Highland Games

Heather Richendrfer, at right in photo, ovserves one of the Primary dancers at the 2004 Skagit Valley Highland Games

The following interview with Heather Richendrfer was obtained at the 2005 Bellingham Highland Games. Ms. Richendrfer is the director of Clan Heather Dancers, a school of Highland Dance located in Bellingham, Washington, with studios in Mount Vernon and Everett as well. For many years a certified dance instructor, she is also a memeber of the Scottish Official Board of Highland Dancing World-wide Judges Panel. This past year, she was also the chief organizer of the United States Inter-Regional Highland Dance Championships which were held at the Skagit Valley Highland Games.

The Interview[]

Highland Games: I understand you are a dancing judge. One thing about which I am curious is the best dressed Highland dancer competition which is held at some games. As a judge, what are you looking for since they are all dressed alike?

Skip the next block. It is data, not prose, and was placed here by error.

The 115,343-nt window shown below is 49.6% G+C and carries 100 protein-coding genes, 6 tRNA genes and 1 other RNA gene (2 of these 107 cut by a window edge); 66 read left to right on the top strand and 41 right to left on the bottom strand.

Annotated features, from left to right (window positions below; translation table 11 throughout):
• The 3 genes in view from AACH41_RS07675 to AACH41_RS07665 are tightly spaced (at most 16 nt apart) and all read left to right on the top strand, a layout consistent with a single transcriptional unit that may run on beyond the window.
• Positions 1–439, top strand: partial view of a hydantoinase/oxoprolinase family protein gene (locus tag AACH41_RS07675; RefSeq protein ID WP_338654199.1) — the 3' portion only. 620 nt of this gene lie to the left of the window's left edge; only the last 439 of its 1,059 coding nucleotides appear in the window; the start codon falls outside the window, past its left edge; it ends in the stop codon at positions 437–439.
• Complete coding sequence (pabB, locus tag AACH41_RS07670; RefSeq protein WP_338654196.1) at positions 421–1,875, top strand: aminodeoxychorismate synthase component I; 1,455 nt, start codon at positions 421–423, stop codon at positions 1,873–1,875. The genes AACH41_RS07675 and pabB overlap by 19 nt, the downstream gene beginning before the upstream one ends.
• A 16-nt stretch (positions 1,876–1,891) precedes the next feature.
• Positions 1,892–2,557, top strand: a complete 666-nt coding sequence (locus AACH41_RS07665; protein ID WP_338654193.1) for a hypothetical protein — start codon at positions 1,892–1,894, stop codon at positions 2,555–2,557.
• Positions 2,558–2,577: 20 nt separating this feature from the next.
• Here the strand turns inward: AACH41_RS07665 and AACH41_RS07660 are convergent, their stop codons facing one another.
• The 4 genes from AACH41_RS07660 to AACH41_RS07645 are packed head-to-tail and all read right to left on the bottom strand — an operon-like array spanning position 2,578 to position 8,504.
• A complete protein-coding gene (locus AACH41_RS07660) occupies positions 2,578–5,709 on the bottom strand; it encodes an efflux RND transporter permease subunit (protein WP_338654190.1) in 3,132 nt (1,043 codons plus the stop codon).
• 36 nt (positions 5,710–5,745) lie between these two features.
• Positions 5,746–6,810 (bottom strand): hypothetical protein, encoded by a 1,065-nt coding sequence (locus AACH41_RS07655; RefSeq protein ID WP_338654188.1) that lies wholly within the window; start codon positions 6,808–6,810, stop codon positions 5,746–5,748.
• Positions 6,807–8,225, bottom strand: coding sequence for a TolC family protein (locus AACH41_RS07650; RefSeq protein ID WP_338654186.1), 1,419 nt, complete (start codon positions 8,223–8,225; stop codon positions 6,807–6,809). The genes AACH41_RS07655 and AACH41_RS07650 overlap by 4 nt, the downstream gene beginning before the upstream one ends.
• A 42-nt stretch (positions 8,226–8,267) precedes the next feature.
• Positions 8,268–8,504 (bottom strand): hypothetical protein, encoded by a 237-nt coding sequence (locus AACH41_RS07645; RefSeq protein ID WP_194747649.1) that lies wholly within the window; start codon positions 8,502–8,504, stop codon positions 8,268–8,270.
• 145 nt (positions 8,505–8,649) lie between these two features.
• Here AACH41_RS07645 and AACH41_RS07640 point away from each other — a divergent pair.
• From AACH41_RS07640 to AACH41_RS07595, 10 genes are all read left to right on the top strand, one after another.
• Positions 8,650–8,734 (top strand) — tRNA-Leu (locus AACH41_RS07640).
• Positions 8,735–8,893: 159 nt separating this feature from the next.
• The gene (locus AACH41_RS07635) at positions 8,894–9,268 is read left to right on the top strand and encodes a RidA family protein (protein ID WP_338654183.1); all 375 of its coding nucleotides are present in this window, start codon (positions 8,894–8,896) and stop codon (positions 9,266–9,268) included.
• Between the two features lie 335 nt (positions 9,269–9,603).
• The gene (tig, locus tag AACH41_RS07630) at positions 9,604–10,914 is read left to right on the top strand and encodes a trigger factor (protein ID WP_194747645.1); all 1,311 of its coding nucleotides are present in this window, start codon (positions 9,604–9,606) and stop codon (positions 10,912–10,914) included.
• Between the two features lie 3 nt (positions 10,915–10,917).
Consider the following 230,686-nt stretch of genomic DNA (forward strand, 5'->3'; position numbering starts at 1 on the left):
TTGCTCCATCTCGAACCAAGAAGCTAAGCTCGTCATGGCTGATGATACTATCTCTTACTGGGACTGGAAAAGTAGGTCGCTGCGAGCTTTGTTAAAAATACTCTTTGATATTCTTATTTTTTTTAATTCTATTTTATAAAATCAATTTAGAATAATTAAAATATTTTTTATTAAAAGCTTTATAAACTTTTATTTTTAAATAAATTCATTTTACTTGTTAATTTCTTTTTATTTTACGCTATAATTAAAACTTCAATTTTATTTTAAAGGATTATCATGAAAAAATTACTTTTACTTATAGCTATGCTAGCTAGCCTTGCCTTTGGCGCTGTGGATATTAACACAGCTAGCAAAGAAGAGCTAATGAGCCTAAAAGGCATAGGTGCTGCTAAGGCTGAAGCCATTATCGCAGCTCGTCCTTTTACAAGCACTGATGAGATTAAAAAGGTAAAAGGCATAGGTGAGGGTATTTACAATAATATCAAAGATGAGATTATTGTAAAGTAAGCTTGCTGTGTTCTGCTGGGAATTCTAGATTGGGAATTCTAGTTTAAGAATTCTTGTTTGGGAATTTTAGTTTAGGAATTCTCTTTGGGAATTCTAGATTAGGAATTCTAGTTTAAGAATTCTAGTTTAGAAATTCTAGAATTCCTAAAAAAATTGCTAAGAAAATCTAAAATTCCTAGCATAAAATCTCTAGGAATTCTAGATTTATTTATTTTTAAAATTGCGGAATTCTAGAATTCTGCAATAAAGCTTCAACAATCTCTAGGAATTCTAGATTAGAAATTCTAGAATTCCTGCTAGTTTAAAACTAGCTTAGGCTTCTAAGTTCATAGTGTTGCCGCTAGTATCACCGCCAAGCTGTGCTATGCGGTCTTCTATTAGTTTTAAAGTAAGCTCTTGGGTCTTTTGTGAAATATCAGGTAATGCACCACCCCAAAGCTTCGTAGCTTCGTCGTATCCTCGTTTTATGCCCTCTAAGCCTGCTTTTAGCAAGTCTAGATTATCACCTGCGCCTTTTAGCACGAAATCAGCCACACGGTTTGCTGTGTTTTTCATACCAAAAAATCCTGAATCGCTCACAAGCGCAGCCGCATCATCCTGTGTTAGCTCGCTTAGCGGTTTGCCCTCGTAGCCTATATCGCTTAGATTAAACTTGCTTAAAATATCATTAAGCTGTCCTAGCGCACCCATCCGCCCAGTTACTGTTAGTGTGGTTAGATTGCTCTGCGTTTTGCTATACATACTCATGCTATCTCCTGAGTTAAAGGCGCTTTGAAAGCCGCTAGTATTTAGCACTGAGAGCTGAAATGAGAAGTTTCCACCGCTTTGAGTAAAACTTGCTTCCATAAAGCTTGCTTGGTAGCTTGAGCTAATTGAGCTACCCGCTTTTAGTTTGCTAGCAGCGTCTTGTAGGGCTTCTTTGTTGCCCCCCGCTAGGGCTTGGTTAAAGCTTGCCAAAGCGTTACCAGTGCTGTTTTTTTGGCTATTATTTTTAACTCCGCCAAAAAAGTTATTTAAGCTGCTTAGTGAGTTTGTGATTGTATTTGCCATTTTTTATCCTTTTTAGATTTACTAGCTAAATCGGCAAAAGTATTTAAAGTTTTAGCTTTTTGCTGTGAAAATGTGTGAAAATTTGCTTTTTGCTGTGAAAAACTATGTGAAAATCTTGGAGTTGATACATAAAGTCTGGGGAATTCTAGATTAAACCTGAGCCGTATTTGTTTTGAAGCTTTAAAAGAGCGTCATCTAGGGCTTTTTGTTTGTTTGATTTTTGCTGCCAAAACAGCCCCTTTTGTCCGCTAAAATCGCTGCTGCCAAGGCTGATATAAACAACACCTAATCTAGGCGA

Heather: It's not every Highland Games that has a best-dressed dancer contest, and that is not really dancing, that's judging costumes. There is a specific costume that is prescribed for Highland dancing by the Scottish Official Board of Highland Dancing (SOBHD) in Scotland. They govern all of the competitive aspects of Highland dance. Certainly, how the garment fits the body, of course, would be one thing we look at, that everything is the proper length, the socks are the right height, that the design of the socks - the tartan designs - is going right up the center of the leg in the front and the back. We look to see that the kilt covers the body the way it is supposed to, that the pleats break at the right place on the hip, that the jacket is the right length for the vest and just the overall neatness and appearance of it.

Highland Games: I've noticed there is a kilt-styled outfit and then there is the Aboyne dress? Can you tell me about this outfit?